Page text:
A Day at the Parent Child Center of Tulsa

Student Intern

HELPING HANDS: GTR Newspapers Student Intern Alaiszia Fobbs, left, sits with Desiree Doherty, executive director of the Parent Child Center of Tulsa. PCC offers services to both children and adults with the focus on preventing and stopping child abuse.

EMILY RAMSEY for GTR Newspapers

Tulsa is home to a number of nonprofit social service organizations that hold the mission to improve the lives of Tulsa residents, including at-risk individuals. One such organization is the Parent Child Center () of Tulsa, which served more than 26,000 Tulsa families in 2012. The nonprofit was created by the 1990 merging of At Risk Parent Child Program, which began in 1974 at Hillcrest Medical Center, and Child Abuse Prevention Services, which was originally named Parents Anonymous when it was created by St. Francis Hospital in 1972.

Greater Tulsa Reporter Intern, Alaiszia Fobbs, a Sociology major at Oklahoma State University, spent a day at PCC’s offices, 1421 S. Boston Ave., and shares some of what she learned.

After waiting in the lobby, with its cheery, open interior and large picture windows, I was initially greeted by Annette Wallace, director and head of client services.

We discussed the demographics of PCC’s clientele: the average age of parents who seek services being in their mid-20s to mid-30s, with traditionally, a higher number of female than male clients. However, regardless of the client’s age, sex or race, the staff of the agency aims to provide a non-judgmental and shame-associated environment, Wallace says.

After speaking with Wallace, the rest of my time at was spent in one-on-one interviews with PCC’s executive director, program managers, coordinators and home-based services officers. I first met with the organization’s Executive Director Desiree Doherty.

While offers services to children up to 12 years old, its most prominent focus is on those from 0-3 years old. “It is during this time in a child’s development that they are the most vulnerable,” Doherty says, “because they can neither run away from their abuser nor tell someone about the abuse or neglect they’re suffering.”

In addition, any child with a parent who was abused during childhood is at a higher risk of abuse themselves. That is the number one risk factor for abuse, she continues.

I next met with Steve Hahn, program manager for Community Educations Services, which is the first of three stages of PCC’s child abuse prevention offerings. Within this first level of prevention are the programs Kids on the Block, Never Shake a Baby and Communities .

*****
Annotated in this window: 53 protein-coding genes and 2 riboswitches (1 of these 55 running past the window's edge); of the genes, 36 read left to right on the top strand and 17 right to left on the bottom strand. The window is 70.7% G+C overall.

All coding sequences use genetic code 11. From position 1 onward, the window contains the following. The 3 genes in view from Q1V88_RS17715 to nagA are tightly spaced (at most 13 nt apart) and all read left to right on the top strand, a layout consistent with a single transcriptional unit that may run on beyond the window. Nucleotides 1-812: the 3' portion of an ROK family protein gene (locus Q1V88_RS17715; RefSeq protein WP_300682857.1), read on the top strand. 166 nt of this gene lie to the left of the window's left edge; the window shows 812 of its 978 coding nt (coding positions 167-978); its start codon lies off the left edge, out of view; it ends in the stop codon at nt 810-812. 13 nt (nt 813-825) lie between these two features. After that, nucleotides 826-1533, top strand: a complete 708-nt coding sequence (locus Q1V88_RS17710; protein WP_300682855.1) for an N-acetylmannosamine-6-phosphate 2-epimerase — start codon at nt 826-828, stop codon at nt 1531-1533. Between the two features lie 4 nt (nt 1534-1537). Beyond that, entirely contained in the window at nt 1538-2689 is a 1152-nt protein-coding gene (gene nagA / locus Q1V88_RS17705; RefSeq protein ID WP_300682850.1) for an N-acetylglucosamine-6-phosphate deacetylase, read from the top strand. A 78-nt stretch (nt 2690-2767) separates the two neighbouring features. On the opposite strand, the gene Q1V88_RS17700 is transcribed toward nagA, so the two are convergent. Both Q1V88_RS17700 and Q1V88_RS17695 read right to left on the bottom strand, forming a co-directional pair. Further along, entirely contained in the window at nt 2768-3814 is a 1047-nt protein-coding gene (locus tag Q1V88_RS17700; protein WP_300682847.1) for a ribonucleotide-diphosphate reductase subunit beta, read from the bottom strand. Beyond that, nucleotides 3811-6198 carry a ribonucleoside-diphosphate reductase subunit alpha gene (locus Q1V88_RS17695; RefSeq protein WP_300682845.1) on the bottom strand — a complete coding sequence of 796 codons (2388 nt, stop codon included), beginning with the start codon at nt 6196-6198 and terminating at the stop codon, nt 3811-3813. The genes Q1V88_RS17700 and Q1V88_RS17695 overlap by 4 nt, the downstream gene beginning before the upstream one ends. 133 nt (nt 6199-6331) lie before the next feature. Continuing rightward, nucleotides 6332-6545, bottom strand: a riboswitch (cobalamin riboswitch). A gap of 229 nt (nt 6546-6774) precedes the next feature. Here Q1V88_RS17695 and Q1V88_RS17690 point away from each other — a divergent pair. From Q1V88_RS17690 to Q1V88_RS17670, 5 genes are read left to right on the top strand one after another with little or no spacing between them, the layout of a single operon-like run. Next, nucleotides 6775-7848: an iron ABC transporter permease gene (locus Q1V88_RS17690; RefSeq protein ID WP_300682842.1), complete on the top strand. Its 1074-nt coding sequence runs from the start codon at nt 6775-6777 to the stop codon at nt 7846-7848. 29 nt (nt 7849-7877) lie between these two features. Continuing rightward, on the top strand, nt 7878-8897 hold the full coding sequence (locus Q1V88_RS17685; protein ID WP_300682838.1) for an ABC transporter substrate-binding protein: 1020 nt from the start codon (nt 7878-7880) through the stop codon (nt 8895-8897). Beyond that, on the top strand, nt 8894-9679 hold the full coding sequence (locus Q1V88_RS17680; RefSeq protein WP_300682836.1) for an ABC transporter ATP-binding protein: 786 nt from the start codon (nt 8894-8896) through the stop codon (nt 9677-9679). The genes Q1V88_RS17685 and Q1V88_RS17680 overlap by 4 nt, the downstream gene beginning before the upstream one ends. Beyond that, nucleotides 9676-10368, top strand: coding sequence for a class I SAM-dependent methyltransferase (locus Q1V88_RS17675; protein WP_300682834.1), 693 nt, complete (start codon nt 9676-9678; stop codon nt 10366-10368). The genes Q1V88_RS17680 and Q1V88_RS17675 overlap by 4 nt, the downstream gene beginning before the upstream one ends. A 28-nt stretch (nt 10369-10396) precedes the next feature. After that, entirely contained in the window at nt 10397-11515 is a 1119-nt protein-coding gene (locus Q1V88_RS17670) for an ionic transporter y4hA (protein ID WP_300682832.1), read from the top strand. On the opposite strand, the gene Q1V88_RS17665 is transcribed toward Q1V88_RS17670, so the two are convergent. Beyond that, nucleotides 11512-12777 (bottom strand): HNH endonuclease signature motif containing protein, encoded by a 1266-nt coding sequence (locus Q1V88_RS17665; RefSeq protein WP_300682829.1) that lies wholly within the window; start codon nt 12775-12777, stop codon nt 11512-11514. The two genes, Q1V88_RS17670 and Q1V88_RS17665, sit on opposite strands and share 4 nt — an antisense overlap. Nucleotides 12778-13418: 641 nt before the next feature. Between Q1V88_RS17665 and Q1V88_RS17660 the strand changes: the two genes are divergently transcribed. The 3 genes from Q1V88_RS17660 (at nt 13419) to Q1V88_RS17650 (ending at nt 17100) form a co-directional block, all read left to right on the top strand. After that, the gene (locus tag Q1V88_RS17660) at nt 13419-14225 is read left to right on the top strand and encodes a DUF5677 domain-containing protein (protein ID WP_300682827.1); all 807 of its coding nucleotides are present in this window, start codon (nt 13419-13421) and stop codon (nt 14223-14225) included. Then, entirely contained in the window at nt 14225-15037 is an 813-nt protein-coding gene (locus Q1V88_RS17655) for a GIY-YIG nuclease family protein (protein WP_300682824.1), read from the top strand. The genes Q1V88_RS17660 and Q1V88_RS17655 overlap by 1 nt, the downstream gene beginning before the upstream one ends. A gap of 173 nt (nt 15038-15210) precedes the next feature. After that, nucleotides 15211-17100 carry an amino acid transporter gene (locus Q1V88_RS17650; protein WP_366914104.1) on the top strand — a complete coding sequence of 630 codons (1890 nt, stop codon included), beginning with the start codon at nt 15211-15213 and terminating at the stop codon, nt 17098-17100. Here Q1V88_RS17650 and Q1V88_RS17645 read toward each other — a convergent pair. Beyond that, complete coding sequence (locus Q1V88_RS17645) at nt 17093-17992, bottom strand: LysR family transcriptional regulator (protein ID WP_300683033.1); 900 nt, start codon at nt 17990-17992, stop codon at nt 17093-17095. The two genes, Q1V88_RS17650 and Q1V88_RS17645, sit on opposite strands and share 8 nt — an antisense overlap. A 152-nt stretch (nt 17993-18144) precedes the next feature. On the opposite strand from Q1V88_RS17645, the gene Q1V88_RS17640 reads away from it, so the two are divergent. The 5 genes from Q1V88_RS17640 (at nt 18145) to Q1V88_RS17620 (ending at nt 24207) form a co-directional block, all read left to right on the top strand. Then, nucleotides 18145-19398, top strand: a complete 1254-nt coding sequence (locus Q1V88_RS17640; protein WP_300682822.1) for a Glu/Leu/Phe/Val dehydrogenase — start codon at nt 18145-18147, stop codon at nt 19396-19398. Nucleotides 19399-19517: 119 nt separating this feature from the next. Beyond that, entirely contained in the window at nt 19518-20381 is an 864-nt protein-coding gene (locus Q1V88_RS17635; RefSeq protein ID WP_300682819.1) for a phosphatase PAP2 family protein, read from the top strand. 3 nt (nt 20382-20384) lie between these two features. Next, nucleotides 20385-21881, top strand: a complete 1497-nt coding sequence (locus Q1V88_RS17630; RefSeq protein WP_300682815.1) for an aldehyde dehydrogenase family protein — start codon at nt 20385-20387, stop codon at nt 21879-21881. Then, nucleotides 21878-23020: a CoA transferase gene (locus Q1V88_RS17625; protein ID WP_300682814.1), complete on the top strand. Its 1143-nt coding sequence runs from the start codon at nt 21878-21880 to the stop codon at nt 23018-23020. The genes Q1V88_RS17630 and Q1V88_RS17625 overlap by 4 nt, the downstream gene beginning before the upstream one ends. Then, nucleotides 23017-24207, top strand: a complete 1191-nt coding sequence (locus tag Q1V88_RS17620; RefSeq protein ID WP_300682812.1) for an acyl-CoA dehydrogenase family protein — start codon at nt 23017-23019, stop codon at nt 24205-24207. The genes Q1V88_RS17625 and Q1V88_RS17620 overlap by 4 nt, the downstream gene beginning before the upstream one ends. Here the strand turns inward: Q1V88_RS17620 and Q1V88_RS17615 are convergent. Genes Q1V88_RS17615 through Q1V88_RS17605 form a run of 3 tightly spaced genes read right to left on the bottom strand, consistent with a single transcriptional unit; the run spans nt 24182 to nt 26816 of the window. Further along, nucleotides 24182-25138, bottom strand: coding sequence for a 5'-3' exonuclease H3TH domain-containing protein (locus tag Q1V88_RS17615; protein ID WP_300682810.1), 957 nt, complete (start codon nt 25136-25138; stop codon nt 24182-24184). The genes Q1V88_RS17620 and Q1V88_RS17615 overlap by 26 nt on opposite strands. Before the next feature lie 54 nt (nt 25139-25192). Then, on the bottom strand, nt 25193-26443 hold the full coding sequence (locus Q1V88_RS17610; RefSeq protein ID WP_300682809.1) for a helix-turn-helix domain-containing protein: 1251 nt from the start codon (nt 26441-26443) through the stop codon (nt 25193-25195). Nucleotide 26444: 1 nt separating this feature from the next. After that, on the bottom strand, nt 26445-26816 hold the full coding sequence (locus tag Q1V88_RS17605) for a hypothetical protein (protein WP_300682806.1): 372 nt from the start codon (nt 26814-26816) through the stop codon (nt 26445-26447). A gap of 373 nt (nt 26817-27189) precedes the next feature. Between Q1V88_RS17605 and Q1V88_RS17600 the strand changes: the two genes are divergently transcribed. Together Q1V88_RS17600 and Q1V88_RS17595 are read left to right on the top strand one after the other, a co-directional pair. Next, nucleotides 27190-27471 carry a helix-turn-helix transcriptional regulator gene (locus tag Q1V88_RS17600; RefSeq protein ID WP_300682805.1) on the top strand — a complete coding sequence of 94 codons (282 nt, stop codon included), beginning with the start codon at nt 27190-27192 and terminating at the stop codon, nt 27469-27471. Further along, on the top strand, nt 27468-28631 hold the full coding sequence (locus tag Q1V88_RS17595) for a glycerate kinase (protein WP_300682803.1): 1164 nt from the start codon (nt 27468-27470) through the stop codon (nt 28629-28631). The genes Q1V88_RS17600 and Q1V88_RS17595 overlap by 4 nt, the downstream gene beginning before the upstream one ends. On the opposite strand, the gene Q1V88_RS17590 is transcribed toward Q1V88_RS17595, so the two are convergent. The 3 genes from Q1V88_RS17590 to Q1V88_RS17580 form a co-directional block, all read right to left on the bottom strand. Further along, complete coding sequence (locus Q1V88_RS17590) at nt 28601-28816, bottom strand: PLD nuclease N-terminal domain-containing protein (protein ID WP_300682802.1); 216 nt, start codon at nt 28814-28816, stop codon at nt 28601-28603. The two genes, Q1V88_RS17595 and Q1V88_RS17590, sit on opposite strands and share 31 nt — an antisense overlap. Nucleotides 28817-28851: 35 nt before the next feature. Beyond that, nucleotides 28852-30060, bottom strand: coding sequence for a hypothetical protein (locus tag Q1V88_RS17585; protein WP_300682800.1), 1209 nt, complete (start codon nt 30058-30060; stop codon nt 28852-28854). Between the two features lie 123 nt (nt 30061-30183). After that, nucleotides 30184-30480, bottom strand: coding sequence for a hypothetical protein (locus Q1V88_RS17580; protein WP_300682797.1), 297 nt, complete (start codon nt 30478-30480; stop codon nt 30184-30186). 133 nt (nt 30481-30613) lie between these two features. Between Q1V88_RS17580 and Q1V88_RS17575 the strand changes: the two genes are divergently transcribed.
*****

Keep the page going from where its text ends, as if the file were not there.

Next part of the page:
Kids on the Block is a children’s puppet show designed to equip young ones with the tools to reach out to an adult in order to stop abuse. The volunteer puppeteers travel to Tulsa-area schools and perform the free shows on topics ranging from bullying and divorce to physical and sexual abuse. Never Shake a Baby is a hospital education program designed to teach new parents about the period of what’s known as purple crying: the first eight weeks of a baby’s life when they cry the most. The goal of the program is to reduce the likelihood that a baby will be shaken during times of high frustration by teaching parents and caregivers soothing skills and how to recognize when they’re frustrated. The most important information to know is that despite the name “Shaken Baby Syndrome,” both toddlers and infants can be harmed, says Hahn.

Next on my journey was a meeting with Ashleigh Kraft, program manager of Therapeutic Services—the third stage of PCC’s child abuse prevention. She explained that its therapeutic services focus on child-parent psychotherapy, with an emphasis on infant mental health. Kraft began the interview with a video that depicted the impact of a neglectful parent on the development of an infant.
The premise behind PCC’s child therapy is to treat both children who are at risk of abuse as well as those who have suffered abuse.

While I took so much more away from my meetings than what I can record here, the most important things I learned are the importance of providing early education in order to prevent abuse before it happens and the organization’s continual need for volunteers, including in its shelter outreach program.

The , in addition to Tulsa’s many other family-focused and youth-outreach organizations, provides at-risk families and individuals an all-encompassing security blanket and, oftentimes, renewed hope.

Updated 09-18-2013

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